Clifton Rugby Football Club History
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Graeme Vassall Cox


Born 26th September 1858 Chipping Sodbury, Gloucestershire. Cousin of the England rugby captain Harry Vassall. Educated at Clifton College from 1868 - 1876 and then Trinity College, Oxford. Oxford Blue 1878. He joined Clifton RFC in 1879. He also played rugby for Gloucestershire and Somerset.

In the 1871 Census the Cox family were living at 7 Lanesfield Villas, Thornhayes, 1 Upper Belgrave Road, Clifton

Name Relation Age Occupation Where born
Alfred Cox Head 55 Solicitor Honiton, Devon
Elizabeth Mar Cox Wife 49 Paris, British Subject
Ann Vapal Mother-in-law 73 Landowner Oxton, Nottinghamshire
Alfred Cox Son 22 Civil Engineer Out of Employ Bristol
Graeme Vassall Cox Son 12 Scholar Chipping Sodbury, Glos.
Betsy Watts Servant 21 Domestic Servant Booksbridge, Somerset

Above Graeme Vassall Cox in the Clifton XV of 1879-80.

Graeme Vassall Cox married Frances Maria Butterworth in Keynsham in 1884. Frances was born abt. 1860 in Deerhurst, Nr. Tewksbury, Glos. Her father was the Revd. George Butterworth, Vicar of Deerhurst 1856-1893. St. Mary's Church at Deerhurst is one of the most famous saxon churches in the country. His grandson was George Sainton Kaye Butterworth, the English Composer, folk song and dance collector, and soldier (1885-1916) see He was the son of Sir Alexander Butterworth, the Revd. George Butterworths son and Frances brother. Both her brothers, Alexander and George played rugby for Clifton. George went on to captain Clifton from 1880-81 click here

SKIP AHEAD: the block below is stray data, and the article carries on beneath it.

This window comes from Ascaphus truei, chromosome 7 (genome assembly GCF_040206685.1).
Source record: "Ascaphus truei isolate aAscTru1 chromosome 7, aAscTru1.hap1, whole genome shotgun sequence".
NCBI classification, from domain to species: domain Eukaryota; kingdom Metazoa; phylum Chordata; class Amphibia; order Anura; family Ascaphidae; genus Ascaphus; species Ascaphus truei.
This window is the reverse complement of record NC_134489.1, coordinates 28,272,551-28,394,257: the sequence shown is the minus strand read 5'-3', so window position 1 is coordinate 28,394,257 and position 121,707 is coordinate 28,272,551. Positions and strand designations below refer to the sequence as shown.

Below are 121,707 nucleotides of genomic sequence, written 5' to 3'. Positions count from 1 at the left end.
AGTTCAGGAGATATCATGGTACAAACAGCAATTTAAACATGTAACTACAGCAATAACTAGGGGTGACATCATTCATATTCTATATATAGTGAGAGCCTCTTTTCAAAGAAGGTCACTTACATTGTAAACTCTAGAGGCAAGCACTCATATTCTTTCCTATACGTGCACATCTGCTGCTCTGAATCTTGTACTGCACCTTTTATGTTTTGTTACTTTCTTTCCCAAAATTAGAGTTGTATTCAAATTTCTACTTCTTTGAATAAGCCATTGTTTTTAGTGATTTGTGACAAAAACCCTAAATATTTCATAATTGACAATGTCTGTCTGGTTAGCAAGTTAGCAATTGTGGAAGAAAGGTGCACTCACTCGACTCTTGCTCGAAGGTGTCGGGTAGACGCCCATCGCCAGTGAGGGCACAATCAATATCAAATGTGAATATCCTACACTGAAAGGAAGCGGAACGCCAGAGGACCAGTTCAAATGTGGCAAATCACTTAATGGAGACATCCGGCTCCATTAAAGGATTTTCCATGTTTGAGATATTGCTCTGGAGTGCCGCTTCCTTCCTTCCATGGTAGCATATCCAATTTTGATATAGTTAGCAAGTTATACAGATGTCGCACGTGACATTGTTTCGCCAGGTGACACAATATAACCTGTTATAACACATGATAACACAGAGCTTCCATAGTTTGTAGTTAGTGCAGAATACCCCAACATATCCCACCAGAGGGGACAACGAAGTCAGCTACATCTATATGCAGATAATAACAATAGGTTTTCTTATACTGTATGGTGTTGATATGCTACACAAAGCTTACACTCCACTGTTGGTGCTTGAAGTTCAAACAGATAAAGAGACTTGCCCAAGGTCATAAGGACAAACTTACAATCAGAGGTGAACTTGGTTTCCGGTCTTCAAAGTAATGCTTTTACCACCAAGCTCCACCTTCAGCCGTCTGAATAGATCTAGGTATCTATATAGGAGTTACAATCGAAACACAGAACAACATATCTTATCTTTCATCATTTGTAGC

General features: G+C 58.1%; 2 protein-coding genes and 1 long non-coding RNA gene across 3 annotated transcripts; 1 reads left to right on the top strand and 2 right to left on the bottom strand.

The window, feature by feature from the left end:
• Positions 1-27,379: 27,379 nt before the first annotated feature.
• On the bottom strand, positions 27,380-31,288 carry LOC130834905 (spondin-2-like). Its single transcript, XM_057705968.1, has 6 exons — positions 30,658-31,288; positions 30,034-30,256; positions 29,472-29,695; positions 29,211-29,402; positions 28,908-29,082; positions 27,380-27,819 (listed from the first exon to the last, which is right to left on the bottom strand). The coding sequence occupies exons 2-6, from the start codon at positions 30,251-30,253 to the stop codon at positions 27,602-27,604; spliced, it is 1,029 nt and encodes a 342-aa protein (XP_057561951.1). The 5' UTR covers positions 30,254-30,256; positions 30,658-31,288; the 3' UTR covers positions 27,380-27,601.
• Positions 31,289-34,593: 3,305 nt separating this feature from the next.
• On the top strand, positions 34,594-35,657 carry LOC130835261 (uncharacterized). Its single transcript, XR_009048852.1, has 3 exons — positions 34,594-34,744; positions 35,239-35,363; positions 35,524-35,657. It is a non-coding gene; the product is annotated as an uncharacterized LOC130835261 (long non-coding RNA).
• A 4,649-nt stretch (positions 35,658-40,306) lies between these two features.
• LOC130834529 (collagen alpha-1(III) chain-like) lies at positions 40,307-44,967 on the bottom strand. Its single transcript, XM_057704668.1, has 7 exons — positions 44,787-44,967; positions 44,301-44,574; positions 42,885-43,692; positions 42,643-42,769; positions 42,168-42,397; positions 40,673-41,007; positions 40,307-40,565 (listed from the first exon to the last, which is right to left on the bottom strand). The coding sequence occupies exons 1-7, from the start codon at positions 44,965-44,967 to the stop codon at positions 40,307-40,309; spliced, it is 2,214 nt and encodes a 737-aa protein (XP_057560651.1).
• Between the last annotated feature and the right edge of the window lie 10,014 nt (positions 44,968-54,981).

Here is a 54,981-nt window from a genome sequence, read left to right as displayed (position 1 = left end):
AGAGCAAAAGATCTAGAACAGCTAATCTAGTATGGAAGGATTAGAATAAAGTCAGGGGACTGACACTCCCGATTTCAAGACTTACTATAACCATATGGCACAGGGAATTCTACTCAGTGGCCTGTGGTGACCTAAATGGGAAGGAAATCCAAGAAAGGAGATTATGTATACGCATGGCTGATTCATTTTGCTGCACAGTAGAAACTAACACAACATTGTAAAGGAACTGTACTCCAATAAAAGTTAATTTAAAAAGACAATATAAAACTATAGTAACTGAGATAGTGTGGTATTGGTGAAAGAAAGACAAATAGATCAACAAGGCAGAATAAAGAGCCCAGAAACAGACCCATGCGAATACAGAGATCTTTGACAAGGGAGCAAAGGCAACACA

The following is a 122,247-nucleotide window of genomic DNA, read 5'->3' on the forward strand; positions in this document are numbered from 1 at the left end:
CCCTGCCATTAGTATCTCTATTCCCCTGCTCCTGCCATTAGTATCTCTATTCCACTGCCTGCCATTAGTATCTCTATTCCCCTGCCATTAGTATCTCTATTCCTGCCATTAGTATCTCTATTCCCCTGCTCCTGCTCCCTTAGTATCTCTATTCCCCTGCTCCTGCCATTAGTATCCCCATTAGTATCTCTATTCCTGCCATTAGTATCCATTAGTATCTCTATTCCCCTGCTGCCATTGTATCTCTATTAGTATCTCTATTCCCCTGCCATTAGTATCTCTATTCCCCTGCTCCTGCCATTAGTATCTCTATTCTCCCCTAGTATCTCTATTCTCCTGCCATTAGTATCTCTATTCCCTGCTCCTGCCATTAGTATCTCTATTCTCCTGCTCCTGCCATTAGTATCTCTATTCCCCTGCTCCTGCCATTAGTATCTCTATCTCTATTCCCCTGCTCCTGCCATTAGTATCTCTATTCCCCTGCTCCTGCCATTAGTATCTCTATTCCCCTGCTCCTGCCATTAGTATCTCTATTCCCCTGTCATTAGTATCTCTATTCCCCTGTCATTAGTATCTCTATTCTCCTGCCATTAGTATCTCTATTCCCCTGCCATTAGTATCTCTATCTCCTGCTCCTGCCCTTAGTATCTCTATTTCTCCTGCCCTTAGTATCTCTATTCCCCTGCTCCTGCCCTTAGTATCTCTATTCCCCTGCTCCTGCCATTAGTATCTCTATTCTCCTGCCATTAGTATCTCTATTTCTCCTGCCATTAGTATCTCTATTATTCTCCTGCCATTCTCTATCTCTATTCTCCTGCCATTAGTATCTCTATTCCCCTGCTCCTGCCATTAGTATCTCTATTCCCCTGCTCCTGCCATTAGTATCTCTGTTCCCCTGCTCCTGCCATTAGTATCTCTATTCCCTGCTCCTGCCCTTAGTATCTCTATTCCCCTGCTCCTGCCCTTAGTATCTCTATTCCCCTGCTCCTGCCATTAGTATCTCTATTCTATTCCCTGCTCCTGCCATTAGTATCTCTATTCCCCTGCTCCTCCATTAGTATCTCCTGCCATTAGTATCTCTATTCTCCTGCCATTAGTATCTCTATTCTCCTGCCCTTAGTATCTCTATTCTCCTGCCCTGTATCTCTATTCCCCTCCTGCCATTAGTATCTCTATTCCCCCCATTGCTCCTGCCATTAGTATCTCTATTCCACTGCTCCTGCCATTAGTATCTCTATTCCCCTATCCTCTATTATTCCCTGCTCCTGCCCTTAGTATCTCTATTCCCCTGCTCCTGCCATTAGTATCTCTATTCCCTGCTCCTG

Above St. Mary's Church at Deerhurst.

In Kelly's Directory of Hampshire for 1899 and 1903, Graeme Vassall Cox B.A. is listed as a tutor at Oakhurst School, Grayshott, Hampshire.

In the 1901 census there is a record of Frances Cox, aged 41, a visitor at 61 Hollybush Street, West Ham, and at Graeme V. Cox, aged 42, a Boarder at 61 Ravenscroft Place, West Ham along with his brother Spencer J. Cox. It appears that at this time Graeme Cox was working as Hon. Sec. of the South-West Ham Relief Fund.

He was Assistant Master at Manchester Grammar School.

Above Manchester Grammar School's Long Millgate Street Buildings.

Above class being taken at Manchester Grammar School's Long Millgate Street Buildings.

Following the move of the grammar school to Rusholme in the 1930s the Long Millgate buildings remained empty during the 1930s. The old building was destroyed during World War II and in the 1950s the extension was used as teacher training college. Following its closure in 1978 the building was taken over by Chetham's.

In April 1911 Cox became Warden at the University Settlement, Manchester, Ancoats Hall, 20 Every Street. Prior to that he was Co-Warden of Mansfield House Settlement in East London.

Above Ancoats Hall 1900.

Above Ancoats Hall 1964.